I gotta really force the thing up and into position. Luckily, this is more of a range gun than a carry gun for me. It has all the Hi-Power goodness to it. The magazine safety is present; the magazines don’t drop free, and the hammer bites like Jaws. It’s expected and not a big surprise.

At the Range With The FEG Hi-Power

When I hear Eastern European guns, I immediately think of terrible heavy triggers, with CZ as the exception. With the rise of Slovenian and Croatian firearms, maybe that idea could die. However, when it comes to old Eastern European pistols, the reputation will likely remain.

With all that in mind, I was pleasantly surprised by the FEG Hi-Power’s trigger. Even with the lame magazine safety in place, the trigger was fairly light and smooth. You can feel a little grit if you look for it, but it serves the Hi-Power reputation well.

Oh cool, hammer bite. (Travis Pike for TTAG)

The sights on the vent rib are small, which is an odd take. They are all black, and maybe a paint pen will liven things up. In good lighting, with the sights aligned, you’ll ring steel. It’s tough to track those all-black sights, but for plinking, I’m not breaking out a timer and trying a 10-10-10 drill. I’m focusing on fun, and I’m having that with the FEG Hi-Power.

Recoil is super light and enjoyable. The all-metal frame and heavy Hungarian metal certainly keep 9mm recoil down. The impulse is smooth and straight rearward. The downside is that aforementioned hammer bite.

You still can’t beat the Hi-Power ergonomics. (Travis Pike for TTAG)

The gun cycled several hundred rounds without a hiccup. We might expect terrible triggers with Eastern European firearms, but we also expect reliability, and the FEG Hi-Power lives up to that reputation.

The Cheap Hi-Power Option

As I type this, my second screen has FEG Hi-Power listings up. I guess I got a heckuva bargain, and while they have a reputation for being the cheap Hi-Power, the prices have seemed to creep up. It seems like the cheapest Hi-Power option is Girsan these days. It’s admittedly a bit of a tough sale to spend nearly $600 on what’s likely an ugly beat-up gun, but admittedly, it’s one that works. If you spot a PJK-9HP FP9 for 200 bucks, snatch it up, and you can join the vent rib brotherhood.

 

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23 COMMENTS

  1. A friend of mine had one back when they were being imported and hawked at all the gun shows. The finish on his was very good almost the equal of the original High Power. I do not know how good the metallurgy is on them which could affect service life but back then they were so cheap that they were as cheap as the junk plasticky pistols that were beginning to infest the gun market at that time so one had little to lose by buying one.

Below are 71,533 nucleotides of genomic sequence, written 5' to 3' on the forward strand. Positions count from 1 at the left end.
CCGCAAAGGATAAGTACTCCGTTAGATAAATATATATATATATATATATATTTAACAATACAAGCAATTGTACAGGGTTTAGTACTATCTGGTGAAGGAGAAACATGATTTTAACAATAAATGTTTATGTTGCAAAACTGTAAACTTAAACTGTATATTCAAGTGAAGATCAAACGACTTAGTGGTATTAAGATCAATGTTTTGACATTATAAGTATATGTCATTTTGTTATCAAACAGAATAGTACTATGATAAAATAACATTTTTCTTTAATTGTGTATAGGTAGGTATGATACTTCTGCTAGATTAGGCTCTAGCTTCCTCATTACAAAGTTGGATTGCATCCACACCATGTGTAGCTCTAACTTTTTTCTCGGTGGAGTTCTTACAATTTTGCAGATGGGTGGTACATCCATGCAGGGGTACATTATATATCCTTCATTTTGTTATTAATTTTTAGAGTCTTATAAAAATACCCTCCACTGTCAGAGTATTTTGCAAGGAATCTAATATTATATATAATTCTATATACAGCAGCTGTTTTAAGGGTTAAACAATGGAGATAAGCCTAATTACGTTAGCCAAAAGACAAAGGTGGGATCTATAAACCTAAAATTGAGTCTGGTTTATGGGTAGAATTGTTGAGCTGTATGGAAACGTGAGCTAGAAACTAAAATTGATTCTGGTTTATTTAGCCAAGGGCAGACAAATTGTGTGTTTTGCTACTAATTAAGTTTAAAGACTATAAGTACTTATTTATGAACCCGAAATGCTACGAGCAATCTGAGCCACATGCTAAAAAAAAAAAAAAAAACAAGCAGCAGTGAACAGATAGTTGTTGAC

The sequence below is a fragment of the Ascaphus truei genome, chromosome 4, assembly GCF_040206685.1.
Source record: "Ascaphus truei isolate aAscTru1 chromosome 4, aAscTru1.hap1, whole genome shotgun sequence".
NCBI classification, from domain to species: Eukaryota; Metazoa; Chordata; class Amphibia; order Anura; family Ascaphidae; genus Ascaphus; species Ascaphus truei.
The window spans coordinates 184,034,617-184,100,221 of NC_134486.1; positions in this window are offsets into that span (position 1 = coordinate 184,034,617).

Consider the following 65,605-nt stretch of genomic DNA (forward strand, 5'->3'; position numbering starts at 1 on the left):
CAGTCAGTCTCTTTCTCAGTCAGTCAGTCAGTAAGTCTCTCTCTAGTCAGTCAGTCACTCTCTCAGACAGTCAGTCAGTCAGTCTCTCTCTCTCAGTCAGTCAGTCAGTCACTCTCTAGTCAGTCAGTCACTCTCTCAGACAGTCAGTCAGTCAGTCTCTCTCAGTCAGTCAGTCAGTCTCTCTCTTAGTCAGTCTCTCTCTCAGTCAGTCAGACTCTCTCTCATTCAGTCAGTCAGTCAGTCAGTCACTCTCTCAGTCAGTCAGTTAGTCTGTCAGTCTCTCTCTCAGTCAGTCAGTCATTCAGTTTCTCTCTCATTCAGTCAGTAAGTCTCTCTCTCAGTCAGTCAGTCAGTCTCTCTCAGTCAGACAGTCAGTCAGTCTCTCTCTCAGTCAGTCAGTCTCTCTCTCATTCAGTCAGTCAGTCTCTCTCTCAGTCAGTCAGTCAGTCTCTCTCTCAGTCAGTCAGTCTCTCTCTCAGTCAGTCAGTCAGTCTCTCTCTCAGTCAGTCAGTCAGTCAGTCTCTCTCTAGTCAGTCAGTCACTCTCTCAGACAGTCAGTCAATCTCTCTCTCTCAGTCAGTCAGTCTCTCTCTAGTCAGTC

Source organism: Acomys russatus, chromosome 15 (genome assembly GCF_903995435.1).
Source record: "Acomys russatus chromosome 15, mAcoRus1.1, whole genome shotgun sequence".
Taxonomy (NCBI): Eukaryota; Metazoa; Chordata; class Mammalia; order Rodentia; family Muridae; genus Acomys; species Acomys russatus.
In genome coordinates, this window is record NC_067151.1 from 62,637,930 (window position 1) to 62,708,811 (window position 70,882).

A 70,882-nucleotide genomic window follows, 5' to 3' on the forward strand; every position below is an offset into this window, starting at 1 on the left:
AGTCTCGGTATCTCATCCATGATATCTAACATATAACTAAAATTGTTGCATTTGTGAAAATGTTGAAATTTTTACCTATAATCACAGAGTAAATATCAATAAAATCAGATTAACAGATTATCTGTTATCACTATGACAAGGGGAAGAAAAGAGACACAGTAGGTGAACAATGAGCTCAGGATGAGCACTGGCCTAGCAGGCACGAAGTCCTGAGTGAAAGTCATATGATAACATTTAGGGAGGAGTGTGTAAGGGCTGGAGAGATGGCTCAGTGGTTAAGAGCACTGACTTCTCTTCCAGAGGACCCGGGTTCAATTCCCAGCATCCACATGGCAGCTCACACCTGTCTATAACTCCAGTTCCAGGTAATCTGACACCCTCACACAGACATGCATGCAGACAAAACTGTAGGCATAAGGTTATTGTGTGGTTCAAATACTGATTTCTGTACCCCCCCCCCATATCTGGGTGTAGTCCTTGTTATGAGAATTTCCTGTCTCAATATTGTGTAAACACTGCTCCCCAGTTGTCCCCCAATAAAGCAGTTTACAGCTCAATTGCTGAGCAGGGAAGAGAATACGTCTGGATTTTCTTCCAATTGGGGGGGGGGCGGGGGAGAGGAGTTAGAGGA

I have never had hammer bite in all my life with any make of pistol, but then again I am not obese either that results in fatty hands.

    No, I did not buy one because I already had more of the original FN guns than I needed so I passed on the FEG. You simply cannot buy them all.

    • You’ve never had hammer bite because you’ve never shot a gun.

      All these guns you claim to own and have experience on but you’re the biggest advocate for gun control. And I’ve been to your facebook page, jerry p. of canton ohio. You are a fat person. Comes from being on the dole and living in your mothers basement.

      • to Jethro the Janitor.

        Question Genius boy: How did the Red Army beat the White Russian army in combat.? Hint: They did not throw cream puffs at them genius boy. You seem to think that Liberals and Socialists do not own guns and that you are in the majority of gun owners when this is patently false, you are in the minority of gun owners because the majority of gun owners do not hold your far right nut case mentally ill viewpoint on gun control because the majority of gun owners do support gun laws that keep guns out of the hands of the mentally ill and the criminal element. You are not supporting these laws and proposed laws.

        We Liberals and Socialists need guns to protect ourselves from Trumpite Stormtroopers like you who would overthrow the government and install your lord god Herr Drumpf (the Donald) as dictator for life.

        Now lets see you lie your way out of this one. Try again you failed.

        • Only lies told here are the ones you spout. First of all you are not a liberal. Or a Social-list.